In preliminary experiments we found that intact human adipose tissue fragments produced easily detectable quantities of 1,25(OH)2D3 from 25(OH)D3 (HN and MJL, unpublished observation). Because adipose tissues of obese are infiltrated with macrophages, it seems likely that macrophages also contribute to the local activation of vitamin D. Further studies are needed to pinpoint the relative contribution of different cell type(s) expressing 1α-hydroxylase in human adipose tissues and to determine how vitamin D activation may change with pathophysiological states such as obesity. Nevertheless, the current results are consistent with the idea that 25(OH)D is activated locally within human adipose tissue and provide strong motivation for further studies directed at understanding the physiological and pathophysiological importance of local 1,25(OH)2D3 production in amplifying vitamin D action in human adipose tissues.

In contrast to our results that 1,25(OH)2D3 promoted human preadipocyte differentiation, Lorente-Cebrian recently noted that they could not find any effect on differentiation [32]. Unfortunately, details such as the timing of addition of the hormone were not provided. Another recent study reported that 25(OH)D3 and 1,25(OH)2D3 transiently suppresses differentiation of human mammary preadipocytes, as assessed by Oil Red O staining, during an early stage (day 7), but had no effect at a later stage (day 14) [31]. This discrepancy could be due to possible depot differences in response to 1,25(OH)2D3 treatment.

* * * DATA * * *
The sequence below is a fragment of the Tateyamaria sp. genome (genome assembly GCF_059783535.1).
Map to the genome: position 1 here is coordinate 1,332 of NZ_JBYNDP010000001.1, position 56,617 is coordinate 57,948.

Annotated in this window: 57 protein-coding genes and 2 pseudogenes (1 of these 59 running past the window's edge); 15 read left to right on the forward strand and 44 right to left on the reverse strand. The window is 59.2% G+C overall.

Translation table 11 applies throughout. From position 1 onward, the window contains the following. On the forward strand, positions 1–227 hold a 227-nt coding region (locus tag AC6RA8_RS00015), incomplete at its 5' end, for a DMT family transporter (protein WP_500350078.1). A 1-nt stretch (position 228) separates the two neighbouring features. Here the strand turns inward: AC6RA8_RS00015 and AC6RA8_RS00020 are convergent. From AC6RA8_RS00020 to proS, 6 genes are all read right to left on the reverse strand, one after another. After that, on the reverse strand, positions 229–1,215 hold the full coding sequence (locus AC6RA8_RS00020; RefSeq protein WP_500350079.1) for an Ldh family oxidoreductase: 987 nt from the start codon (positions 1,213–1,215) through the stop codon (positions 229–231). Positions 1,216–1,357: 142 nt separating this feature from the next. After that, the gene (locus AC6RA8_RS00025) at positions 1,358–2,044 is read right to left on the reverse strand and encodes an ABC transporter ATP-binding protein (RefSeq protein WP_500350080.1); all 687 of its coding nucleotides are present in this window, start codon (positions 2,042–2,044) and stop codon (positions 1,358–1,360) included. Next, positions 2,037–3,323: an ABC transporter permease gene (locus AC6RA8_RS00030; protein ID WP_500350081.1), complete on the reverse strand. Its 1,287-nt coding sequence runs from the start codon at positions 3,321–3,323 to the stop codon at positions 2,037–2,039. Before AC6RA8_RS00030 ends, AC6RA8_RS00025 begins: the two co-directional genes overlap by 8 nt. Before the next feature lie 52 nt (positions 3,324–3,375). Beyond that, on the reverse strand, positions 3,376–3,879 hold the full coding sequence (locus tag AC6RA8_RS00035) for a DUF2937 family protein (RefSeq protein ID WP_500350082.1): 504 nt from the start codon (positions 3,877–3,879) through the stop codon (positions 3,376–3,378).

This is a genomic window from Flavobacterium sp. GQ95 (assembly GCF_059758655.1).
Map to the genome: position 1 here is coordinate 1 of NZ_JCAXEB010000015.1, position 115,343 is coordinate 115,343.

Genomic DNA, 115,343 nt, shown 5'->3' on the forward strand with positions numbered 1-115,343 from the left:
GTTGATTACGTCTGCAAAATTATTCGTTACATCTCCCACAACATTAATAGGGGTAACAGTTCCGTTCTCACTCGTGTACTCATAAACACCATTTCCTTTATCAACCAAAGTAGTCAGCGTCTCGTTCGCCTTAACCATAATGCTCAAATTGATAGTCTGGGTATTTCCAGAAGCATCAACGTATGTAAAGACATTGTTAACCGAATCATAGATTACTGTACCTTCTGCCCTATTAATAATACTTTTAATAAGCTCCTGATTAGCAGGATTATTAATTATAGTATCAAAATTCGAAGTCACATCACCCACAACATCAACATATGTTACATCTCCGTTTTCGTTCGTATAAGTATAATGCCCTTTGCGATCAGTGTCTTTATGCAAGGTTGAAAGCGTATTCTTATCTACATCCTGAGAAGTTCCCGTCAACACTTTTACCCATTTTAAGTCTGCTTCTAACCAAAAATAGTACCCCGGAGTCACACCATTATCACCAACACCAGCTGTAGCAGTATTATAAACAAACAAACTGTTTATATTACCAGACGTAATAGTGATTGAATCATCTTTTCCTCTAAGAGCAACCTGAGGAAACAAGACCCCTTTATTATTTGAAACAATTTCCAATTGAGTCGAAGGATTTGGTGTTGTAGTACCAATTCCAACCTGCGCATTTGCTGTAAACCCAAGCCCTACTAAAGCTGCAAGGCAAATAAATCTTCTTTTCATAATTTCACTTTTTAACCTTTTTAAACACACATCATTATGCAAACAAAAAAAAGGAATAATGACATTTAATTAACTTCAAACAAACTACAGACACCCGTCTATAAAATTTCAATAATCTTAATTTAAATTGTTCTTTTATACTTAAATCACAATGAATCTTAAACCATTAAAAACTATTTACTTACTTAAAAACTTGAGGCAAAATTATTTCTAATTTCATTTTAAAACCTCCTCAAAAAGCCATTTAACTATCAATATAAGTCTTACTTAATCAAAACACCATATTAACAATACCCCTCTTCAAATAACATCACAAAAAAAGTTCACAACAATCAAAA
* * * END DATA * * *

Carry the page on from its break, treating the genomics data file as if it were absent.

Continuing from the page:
The pro-adipogenic effect of 1,25(OH)2D3 in human preadipocytes is in contrast to its anti-adipogenic effect in the commonly used preadipocyte cell line, 3T3-L1 [3], [4], [20]. Kong et al showed that exposure of 3T3-L1 to 1,25(OH)2D3 during the initial 2d-induction period is critical for its inhibitory action [4] and we also confirmed this in the current study. In human preadipocytes, 1,25(OH)2D3 was not effective in increasing adipogenesis when added during the 3d-induction period, while addition of 1,25(OH)2D3 during the maturation phase produced the same stimulation of adipogenesis as the continuous treatment. The difference between human primary preadipocytes and mouse 3T3-L1 cells may be related to the fact that human preadipocytes are at a more advanced stage of differentiation. Consistent with this idea, we found that 1,25(OH)2D3 also increased adipogenesis in primary mouse preadipocytes, which are also considered to be at least partially committed to an adipocyte cell fate.